Friday, March 23, 2012

New Zealand: Coromandel Plovers

From Rotorua we drove north (on March 24, 2011) to the Coromandel Peninsula. The Coromandel is a lovely place, just a bit off the tourist track, and worth anyone's time.  I, though, had a specific target in mind: a rare shorebird for which the Coromandel is the last, best refuge.

The Wharekawa Harbour Sandspit Wildlife Refuge near Opoutere protects an important nesting ground for the New Zealand Dotterel (Charadrius obscurus), a species now reduced to some 1700 individuals.

New Zealand Dotterels nest on open sand beaches, and like birds of similar nesting habit elsewhere they are threatened by the fact that we humans are also attracted to such places - not to mention the risk of predator by exotic mammals that almost every New Zealand endemic faces.  On the Wharekawa sand spit the birds are protected by a fine-mesh fence designed to keep out stoats, hedgehogs, cats and (one hopes) people.

The result, I was delighted to find, was that the dotterels appear to be thriving there, and once I walked down to the beach (on the permitted side of the fence, of course!) this one at least seemed not in the least put out by my presence.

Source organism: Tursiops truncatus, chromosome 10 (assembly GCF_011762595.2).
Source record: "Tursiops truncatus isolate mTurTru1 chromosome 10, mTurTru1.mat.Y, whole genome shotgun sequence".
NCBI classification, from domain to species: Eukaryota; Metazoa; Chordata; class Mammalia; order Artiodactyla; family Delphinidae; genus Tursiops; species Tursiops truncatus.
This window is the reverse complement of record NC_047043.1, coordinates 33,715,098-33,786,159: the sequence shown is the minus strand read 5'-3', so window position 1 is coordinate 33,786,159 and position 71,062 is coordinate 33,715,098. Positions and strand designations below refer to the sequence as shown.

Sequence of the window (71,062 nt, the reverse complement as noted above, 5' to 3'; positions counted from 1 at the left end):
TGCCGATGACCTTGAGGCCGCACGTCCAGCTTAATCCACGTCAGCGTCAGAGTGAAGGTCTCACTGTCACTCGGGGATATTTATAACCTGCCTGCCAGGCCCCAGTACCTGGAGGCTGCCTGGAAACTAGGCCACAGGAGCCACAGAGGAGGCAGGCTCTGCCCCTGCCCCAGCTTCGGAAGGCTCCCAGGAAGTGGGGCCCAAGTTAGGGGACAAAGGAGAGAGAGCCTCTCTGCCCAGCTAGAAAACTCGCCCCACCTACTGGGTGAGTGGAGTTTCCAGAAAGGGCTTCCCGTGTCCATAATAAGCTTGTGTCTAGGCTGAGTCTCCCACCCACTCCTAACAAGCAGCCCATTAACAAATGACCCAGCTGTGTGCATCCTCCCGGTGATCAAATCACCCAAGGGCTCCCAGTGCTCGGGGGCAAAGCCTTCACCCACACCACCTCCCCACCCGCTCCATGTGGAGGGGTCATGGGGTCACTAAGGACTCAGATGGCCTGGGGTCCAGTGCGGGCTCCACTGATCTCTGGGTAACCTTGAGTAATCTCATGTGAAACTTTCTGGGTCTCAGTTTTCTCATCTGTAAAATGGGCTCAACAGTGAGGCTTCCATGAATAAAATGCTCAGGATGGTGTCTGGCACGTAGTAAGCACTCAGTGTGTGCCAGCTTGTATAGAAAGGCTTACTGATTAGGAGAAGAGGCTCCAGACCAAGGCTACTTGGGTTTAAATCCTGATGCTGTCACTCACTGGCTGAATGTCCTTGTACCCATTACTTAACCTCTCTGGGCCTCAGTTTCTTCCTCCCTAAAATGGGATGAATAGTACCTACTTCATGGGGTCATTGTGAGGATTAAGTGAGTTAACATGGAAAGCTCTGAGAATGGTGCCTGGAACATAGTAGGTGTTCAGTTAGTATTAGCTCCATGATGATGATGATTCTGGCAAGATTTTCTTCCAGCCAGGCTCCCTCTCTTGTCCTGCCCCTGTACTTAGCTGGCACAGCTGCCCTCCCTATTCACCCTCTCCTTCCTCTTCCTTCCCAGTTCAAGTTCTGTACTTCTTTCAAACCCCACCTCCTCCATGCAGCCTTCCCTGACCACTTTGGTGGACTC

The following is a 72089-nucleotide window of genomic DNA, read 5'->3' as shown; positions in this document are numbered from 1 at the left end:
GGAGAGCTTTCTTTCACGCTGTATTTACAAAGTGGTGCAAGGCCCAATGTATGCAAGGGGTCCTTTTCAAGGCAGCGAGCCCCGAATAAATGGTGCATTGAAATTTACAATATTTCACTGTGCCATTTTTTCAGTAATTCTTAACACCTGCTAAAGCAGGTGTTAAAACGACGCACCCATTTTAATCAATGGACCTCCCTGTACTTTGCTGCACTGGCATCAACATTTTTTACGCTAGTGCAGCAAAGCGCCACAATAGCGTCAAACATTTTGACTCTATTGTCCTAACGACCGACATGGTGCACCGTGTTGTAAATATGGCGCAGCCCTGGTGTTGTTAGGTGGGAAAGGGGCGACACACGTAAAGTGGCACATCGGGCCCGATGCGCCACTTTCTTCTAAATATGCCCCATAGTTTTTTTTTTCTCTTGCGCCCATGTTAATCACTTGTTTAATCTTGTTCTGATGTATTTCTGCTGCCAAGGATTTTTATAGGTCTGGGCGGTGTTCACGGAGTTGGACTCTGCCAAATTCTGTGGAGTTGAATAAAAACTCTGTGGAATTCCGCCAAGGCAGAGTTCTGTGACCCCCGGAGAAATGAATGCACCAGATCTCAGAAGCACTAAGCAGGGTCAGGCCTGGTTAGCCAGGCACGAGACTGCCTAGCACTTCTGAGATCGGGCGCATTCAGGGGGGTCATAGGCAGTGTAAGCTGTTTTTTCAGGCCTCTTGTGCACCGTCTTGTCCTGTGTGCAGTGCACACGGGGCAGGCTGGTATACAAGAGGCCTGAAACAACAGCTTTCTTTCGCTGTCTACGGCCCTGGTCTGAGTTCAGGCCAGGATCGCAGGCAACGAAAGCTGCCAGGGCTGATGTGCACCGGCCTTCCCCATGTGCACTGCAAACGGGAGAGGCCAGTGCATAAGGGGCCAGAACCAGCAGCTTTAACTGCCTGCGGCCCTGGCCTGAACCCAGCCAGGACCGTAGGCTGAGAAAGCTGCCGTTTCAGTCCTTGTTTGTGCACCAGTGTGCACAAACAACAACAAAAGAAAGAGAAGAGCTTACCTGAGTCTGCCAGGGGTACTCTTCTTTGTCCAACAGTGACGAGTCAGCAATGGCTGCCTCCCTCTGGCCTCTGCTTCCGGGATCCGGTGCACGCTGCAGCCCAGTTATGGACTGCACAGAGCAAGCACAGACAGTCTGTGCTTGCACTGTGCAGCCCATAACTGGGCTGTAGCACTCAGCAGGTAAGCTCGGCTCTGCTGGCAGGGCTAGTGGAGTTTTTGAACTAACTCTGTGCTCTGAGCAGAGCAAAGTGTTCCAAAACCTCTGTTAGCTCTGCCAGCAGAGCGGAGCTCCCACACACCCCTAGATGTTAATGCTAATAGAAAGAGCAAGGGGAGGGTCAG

This species was once considered to be a southern-hemisphere representative of the golden-plovers (genus Pluvialis), but it is now simply regarded as a large, large-billed typical sandplover (Charadrius); and, to my eye, it certainly looks like one.

The birds on the beach were quite variable in plumage; this color-ringed individual looks quite unlike the bird in the earlier pictures.

Still another individual, with differently-coloured rings, is more uniform above and whiter below than the others, and a bit shorter-billed.

A Variable Oystercatcher (Haematopus unicolor) shares the beach with the plovers.

From Opoutere we drove north, rounding the top of the peninsula to the town of Coromandel where we spent the night.  The next day we continued our circumnavigation, down the rugged western side, with views across the Firth of Thames.

Rugged, sprawling Pōhutukawa trees (Metrosideros excelsa) marked the headlands....

...while Spotted Shags (Stictocarbo punctatus), including strikingly-marked adults, sat on the rocks below - beautiful birds in a lovely landscape.

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